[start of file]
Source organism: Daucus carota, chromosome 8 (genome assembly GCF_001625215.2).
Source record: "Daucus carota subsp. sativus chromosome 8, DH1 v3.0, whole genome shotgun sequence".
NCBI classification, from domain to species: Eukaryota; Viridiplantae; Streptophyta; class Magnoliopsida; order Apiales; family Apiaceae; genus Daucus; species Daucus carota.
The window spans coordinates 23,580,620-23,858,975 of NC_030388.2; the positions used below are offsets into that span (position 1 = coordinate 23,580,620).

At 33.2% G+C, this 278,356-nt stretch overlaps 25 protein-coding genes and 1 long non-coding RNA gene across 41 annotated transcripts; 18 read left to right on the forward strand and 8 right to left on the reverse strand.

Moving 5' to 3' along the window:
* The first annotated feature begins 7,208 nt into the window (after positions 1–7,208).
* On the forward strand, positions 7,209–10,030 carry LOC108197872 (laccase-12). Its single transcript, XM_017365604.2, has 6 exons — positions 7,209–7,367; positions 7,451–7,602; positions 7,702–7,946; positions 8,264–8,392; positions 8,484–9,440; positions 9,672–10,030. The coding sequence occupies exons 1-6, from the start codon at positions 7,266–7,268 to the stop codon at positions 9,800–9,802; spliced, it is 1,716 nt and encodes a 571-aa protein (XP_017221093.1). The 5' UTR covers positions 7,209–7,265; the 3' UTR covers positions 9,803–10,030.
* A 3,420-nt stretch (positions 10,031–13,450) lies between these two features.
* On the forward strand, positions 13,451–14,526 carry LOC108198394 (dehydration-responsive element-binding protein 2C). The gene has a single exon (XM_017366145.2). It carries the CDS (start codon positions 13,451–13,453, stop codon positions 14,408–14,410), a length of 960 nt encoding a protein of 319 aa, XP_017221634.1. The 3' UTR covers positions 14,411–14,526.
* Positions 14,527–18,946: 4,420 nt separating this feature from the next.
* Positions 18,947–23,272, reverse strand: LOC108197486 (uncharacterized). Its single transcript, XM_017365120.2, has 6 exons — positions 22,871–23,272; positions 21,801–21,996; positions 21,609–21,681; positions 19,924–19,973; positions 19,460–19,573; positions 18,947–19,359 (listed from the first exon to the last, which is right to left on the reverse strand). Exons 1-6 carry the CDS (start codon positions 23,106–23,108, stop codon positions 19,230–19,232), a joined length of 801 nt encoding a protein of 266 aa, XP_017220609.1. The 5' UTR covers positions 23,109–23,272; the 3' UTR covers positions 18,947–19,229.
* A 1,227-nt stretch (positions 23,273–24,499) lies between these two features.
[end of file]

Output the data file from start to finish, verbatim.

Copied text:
Source organism: Daucus carota, chromosome 8 (genome assembly GCF_001625215.2).
Source record: "Daucus carota subsp. sativus chromosome 8, DH1 v3.0, whole genome shotgun sequence".
NCBI classification, from domain to species: Eukaryota; Viridiplantae; Streptophyta; class Magnoliopsida; order Apiales; family Apiaceae; genus Daucus; species Daucus carota.
The window spans coordinates 23,580,620-23,858,975 of NC_030388.2; the positions used below are offsets into that span (position 1 = coordinate 23,580,620).

At 33.2% G+C, this 278,356-nt stretch overlaps 25 protein-coding genes and 1 long non-coding RNA gene across 41 annotated transcripts; 18 read left to right on the forward strand and 8 right to left on the reverse strand.

Moving 5' to 3' along the window:
* The first annotated feature begins 7,208 nt into the window (after positions 1–7,208).
* On the forward strand, positions 7,209–10,030 carry LOC108197872 (laccase-12). Its single transcript, XM_017365604.2, has 6 exons — positions 7,209–7,367; positions 7,451–7,602; positions 7,702–7,946; positions 8,264–8,392; positions 8,484–9,440; positions 9,672–10,030. The coding sequence occupies exons 1-6, from the start codon at positions 7,266–7,268 to the stop codon at positions 9,800–9,802; spliced, it is 1,716 nt and encodes a 571-aa protein (XP_017221093.1). The 5' UTR covers positions 7,209–7,265; the 3' UTR covers positions 9,803–10,030.
* A 3,420-nt stretch (positions 10,031–13,450) lies between these two features.
* On the forward strand, positions 13,451–14,526 carry LOC108198394 (dehydration-responsive element-binding protein 2C). The gene has a single exon (XM_017366145.2). It carries the CDS (start codon positions 13,451–13,453, stop codon positions 14,408–14,410), a length of 960 nt encoding a protein of 319 aa, XP_017221634.1. The 3' UTR covers positions 14,411–14,526.
* Positions 14,527–18,946: 4,420 nt separating this feature from the next.
* Positions 18,947–23,272, reverse strand: LOC108197486 (uncharacterized). Its single transcript, XM_017365120.2, has 6 exons — positions 22,871–23,272; positions 21,801–21,996; positions 21,609–21,681; positions 19,924–19,973; positions 19,460–19,573; positions 18,947–19,359 (listed from the first exon to the last, which is right to left on the reverse strand). Exons 1-6 carry the CDS (start codon positions 23,106–23,108, stop codon positions 19,230–19,232), a joined length of 801 nt encoding a protein of 266 aa, XP_017220609.1. The 5' UTR covers positions 23,109–23,272; the 3' UTR covers positions 18,947–19,229.
* A 1,227-nt stretch (positions 23,273–24,499) lies between these two features.